Passion n. (ˈpaSHən)
- Strong and barely controllable emotion, 2. A state or outburst of strong emotion, 3. Intense sexual love, 4. An intense desire or enthusiasm for something, 5. A thing arousing enthusiasm.
Why do I create?
It’s a heavy question with an important answer. I was recently asked this.
“I don’t know,” I said. I stared at the blank page. You know, Hemingway found it trickiest to tackle the blank page. He also said it was easy; all you need to do is bleed. He even said it would help you to empathize with God. Then again, he also killed himself with his favorite gun.
That went dark. I digress.
I came to the conclusion that I could list every reason I heard from others, but couldn’t pinpoint my own, and I found this troubling. I mean, I’ve devoted a large chunk of my life to writing and creating. My dad writes and my mom paints and makes ceramics. All of my grandparents have written something. It runs in my blood, right? Surely I can choose someone else’s reason. I mean, I have to know. I just have to.
Reasons Other People Gave That Aren’t Mine (or ROPGTAM):
- They didn’t have anything better to do.
- They don’t want to be forgotten.
- Saving the world.
I had to think long and hard about this. Despite my best efforts, I drew a blank. Then I was scared; worried, really.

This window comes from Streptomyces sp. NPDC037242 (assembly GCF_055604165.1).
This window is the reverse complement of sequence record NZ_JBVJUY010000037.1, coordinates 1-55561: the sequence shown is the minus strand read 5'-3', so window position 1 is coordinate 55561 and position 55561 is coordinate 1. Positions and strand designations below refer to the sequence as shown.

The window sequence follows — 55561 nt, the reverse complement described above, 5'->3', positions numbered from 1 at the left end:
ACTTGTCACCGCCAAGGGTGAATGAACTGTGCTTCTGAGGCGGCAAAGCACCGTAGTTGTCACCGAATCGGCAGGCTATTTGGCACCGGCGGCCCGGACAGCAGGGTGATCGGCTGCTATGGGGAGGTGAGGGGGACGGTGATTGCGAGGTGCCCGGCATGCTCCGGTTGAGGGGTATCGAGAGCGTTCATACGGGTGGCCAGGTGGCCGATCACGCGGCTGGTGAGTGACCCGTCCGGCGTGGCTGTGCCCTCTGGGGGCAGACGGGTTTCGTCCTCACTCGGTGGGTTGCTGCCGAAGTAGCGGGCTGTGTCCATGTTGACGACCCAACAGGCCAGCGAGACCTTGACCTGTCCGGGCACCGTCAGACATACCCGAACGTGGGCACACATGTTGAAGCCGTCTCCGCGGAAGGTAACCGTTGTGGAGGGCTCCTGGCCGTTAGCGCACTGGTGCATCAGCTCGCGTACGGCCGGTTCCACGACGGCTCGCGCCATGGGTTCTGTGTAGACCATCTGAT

I remember meeting with editors/designers from the Block Island Times in 2013 to “interview” for an internship. I only ever wrote two things for them. One was about what the young people were doing over the summer, and the other was about people’s dogs. Turns out Block Island dogs have great longevity, and some internships fizzle out during busy seasons.
Two women sat across from me, blank faced. I knew their credentials made them true professionals. I was sweating. My throat was dry, and my palms were wet.
“So,” one of them said, looking down at my printed out resume, “seems like your background is in creative writing. Why do you want to intern here? Doesn’t look like the kind of place you’d want to work.”
She wasn’t wrong. I wasn’t prepared.
“Well, to be honest, I don’t care what I write. I just want to write. I have to write.”
“Good answer,” the other said.
It was a brief moment of clarity for me in the midst of a panicked response. You wouldn’t have gotten a better answer out of me with torture.
It came to me that a lot of people write or paint as a tool for a passion or reason they have. I write because I like it. It’s me migrating to a page. And here I am, doing it again.
I always wanted to give excuses. Like my dad was the one to tell me I should apply to MFA programs, but that was because I didn’t know what the next step was. I didn’t have a plan. He had started a low-res program, but ended up dropping out of it. I hesitated to finish my applications, because I was uncertain like I was starting this piece. Knowing what I know now, I needed the program, and I would do it again. I don’t have good excuses or reasons, just the truth.